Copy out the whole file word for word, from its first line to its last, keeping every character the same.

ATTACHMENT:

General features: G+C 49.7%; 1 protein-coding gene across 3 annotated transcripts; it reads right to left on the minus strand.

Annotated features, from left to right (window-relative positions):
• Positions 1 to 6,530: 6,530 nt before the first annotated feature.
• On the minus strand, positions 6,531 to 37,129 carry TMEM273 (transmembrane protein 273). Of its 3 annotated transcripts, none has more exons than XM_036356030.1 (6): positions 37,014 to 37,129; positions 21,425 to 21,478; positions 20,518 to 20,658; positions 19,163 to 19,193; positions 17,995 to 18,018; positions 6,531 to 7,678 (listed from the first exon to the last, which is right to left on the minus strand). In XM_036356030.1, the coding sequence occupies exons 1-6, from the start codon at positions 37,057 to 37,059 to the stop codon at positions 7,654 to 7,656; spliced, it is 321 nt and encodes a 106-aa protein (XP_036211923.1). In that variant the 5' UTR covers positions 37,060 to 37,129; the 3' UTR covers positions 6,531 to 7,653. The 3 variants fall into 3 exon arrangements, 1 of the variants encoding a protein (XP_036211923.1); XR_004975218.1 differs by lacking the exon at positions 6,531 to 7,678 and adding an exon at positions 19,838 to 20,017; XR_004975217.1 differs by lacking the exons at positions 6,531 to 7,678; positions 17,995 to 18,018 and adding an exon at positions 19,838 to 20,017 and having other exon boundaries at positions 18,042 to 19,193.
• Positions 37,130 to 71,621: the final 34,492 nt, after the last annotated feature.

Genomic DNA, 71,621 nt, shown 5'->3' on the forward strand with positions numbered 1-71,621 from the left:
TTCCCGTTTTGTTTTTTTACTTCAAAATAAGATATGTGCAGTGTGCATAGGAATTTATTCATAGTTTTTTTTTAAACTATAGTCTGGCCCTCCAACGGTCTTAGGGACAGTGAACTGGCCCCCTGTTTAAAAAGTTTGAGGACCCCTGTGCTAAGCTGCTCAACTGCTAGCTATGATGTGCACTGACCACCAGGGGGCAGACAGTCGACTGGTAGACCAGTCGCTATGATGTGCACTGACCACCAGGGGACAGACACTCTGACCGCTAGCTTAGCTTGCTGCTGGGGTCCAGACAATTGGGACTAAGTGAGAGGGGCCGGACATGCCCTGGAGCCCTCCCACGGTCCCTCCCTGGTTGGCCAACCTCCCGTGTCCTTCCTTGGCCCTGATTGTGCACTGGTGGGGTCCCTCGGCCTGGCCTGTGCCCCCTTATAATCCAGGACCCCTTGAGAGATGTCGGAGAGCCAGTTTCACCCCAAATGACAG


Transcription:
General features: G+C 49.7%; 1 protein-coding gene across 3 annotated transcripts; it reads right to left on the minus strand.

Annotated features, from left to right (window-relative positions):
• Positions 1 to 6,530: 6,530 nt before the first annotated feature.
• On the minus strand, positions 6,531 to 37,129 carry TMEM273 (transmembrane protein 273). Of its 3 annotated transcripts, none has more exons than XM_036356030.1 (6): positions 37,014 to 37,129; positions 21,425 to 21,478; positions 20,518 to 20,658; positions 19,163 to 19,193; positions 17,995 to 18,018; positions 6,531 to 7,678 (listed from the first exon to the last, which is right to left on the minus strand). In XM_036356030.1, the coding sequence occupies exons 1-6, from the start codon at positions 37,057 to 37,059 to the stop codon at positions 7,654 to 7,656; spliced, it is 321 nt and encodes a 106-aa protein (XP_036211923.1). In that variant the 5' UTR covers positions 37,060 to 37,129; the 3' UTR covers positions 6,531 to 7,653. The 3 variants fall into 3 exon arrangements, 1 of the variants encoding a protein (XP_036211923.1); XR_004975218.1 differs by lacking the exon at positions 6,531 to 7,678 and adding an exon at positions 19,838 to 20,017; XR_004975217.1 differs by lacking the exons at positions 6,531 to 7,678; positions 17,995 to 18,018 and adding an exon at positions 19,838 to 20,017 and having other exon boundaries at positions 18,042 to 19,193.
• Positions 37,130 to 71,621: the final 34,492 nt, after the last annotated feature.

Genomic DNA, 71,621 nt, shown 5'->3' on the forward strand with positions numbered 1-71,621 from the left:
TTCCCGTTTTGTTTTTTTACTTCAAAATAAGATATGTGCAGTGTGCATAGGAATTTATTCATAGTTTTTTTTTAAACTATAGTCTGGCCCTCCAACGGTCTTAGGGACAGTGAACTGGCCCCCTGTTTAAAAAGTTTGAGGACCCCTGTGCTAAGCTGCTCAACTGCTAGCTATGATGTGCACTGACCACCAGGGGGCAGACAGTCGACTGGTAGACCAGTCGCTATGATGTGCACTGACCACCAGGGGACAGACACTCTGACCGCTAGCTTAGCTTGCTGCTGGGGTCCAGACAATTGGGACTAAGTGAGAGGGGCCGGACATGCCCTGGAGCCCTCCCACGGTCCCTCCCTGGTTGGCCAACCTCCCGTGTCCTTCCTTGGCCCTGATTGTGCACTGGTGGGGTCCCTCGGCCTGGCCTGTGCCCCCTTATAATCCAGGACCCCTTGAGAGATGTCGGAGAGCCAGTTTCACCCCAAATGACAG